Turgrass Genomics

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Unraveling the Mechanisms of Salt-Tolerance in Seashore Paspalum

Project Summary

Paspalum vaginatum, seashore paspalum, is a highly salt tolerant turfgrass.  It is increasingly used as a sustainable grass on golf courses due to its tolerance to irrigation with brakish water.  We inititated a project to unravel the mechanims of salt tolerance in seashore paspalum.  In first instance, the USDA collection and breeding lines from UGA (~100 accessions) will be analyzed with simple sequence repeats to determine the amount of genetic diversity present in the germplasm collection.  Because seashore paspalum occurs in multiple ploidy forms, flow cytometric analysis will be carried out to determine the ploidy level of each accession.  The accessions will be screened for salt tolerance to identify two lines that differ in their salt response.  These lines will be used as parents to generate a pseudo F1 mapping population.  The F1 progeny will be mapped using genotyping-by-sequencing, and subjected to a salt screen.  Leaf Na content, total biomass, plant height and stolon number will be measured and used for QTL analysis.  In addition, a transcriptome analysis will be carried out from leaves and roots under different salt regimes.  The aim is to identify QTL and, potentially, candidate genes that are involved in the control of salt tolerance.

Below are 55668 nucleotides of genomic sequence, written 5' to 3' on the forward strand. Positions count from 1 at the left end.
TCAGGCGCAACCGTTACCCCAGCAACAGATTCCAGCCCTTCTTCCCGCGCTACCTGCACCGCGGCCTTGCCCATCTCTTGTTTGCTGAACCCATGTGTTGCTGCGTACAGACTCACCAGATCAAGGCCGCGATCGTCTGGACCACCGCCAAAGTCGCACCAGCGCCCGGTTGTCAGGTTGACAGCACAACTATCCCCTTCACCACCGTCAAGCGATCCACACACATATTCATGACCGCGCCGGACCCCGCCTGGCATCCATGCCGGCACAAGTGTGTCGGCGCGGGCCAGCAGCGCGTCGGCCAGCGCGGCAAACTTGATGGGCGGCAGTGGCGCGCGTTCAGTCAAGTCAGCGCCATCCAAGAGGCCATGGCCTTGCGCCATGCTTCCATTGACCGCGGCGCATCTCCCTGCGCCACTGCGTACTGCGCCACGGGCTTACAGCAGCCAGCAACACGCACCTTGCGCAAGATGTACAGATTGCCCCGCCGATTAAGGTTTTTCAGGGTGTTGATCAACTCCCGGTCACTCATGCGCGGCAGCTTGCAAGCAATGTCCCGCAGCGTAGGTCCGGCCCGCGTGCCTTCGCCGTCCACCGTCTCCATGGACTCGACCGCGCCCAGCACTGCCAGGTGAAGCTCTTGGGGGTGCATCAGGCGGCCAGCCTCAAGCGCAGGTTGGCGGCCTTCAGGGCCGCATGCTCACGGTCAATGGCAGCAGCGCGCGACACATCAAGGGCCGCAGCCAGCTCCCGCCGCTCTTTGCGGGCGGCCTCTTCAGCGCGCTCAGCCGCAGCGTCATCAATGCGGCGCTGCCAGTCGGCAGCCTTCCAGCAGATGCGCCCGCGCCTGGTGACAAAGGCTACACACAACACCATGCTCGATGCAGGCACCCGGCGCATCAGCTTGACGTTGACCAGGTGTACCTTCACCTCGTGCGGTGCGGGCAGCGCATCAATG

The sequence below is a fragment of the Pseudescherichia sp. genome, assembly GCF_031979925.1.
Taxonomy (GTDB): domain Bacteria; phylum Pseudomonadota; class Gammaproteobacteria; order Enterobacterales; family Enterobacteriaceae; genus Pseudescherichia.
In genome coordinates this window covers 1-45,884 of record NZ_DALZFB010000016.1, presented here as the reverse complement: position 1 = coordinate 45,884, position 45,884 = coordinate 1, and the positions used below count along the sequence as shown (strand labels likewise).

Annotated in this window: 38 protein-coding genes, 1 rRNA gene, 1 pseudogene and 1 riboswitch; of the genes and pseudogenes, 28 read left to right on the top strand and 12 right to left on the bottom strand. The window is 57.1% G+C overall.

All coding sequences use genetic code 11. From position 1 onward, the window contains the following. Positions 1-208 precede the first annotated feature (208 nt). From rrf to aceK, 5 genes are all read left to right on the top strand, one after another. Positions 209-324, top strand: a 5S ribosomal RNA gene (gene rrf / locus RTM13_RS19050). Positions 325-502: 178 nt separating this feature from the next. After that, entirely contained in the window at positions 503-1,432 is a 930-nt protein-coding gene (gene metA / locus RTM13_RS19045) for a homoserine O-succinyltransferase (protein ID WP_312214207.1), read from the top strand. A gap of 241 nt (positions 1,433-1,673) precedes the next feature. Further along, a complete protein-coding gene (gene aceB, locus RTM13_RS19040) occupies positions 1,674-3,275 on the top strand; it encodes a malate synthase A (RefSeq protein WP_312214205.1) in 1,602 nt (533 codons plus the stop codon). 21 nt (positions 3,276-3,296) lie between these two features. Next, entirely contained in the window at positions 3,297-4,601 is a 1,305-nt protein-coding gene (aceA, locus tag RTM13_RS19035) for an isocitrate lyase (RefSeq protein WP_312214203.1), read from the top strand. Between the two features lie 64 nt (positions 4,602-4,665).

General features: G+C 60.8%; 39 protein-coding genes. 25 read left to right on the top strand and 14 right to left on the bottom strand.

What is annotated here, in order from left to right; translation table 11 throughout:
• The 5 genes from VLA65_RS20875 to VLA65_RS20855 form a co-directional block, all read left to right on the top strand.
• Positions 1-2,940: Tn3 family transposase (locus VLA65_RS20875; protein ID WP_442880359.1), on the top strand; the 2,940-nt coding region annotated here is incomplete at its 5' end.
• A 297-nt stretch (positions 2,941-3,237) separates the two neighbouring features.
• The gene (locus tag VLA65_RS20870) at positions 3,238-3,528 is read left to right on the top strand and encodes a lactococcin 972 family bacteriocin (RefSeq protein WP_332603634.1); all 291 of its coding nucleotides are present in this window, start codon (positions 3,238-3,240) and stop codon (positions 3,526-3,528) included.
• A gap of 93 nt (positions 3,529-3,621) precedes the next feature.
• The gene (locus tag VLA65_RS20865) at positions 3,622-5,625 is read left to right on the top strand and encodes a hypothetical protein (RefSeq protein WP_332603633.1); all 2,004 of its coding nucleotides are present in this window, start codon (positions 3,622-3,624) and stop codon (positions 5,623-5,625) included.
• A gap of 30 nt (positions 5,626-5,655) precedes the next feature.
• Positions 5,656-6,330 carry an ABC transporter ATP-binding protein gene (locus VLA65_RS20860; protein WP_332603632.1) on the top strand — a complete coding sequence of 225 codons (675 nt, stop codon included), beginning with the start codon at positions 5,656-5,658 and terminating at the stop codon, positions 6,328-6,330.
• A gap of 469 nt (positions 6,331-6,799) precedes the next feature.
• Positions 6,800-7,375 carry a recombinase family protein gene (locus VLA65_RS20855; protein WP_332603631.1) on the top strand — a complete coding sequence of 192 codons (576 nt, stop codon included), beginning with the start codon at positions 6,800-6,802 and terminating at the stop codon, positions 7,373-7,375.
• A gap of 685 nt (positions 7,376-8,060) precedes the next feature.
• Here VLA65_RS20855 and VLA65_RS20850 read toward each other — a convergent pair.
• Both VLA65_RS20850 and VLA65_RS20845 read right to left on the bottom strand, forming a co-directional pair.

Project Participants

Douglas Eudy (NSF Graduate Research Fellow) - Institute for Plant Breeding, Genetics and Genomics, University of Georgia, Athens, GA, USA
Paul Raymer - Institute for Plant Breeding, Genetics and Genomics, University of Georgia, Griffin, GA, USA
Katrien M. Devos - Institute for Plant Breeding, Genetics and Genomics, and Dept. of Plant Biology, University of Georgia, Athens, GA, USA

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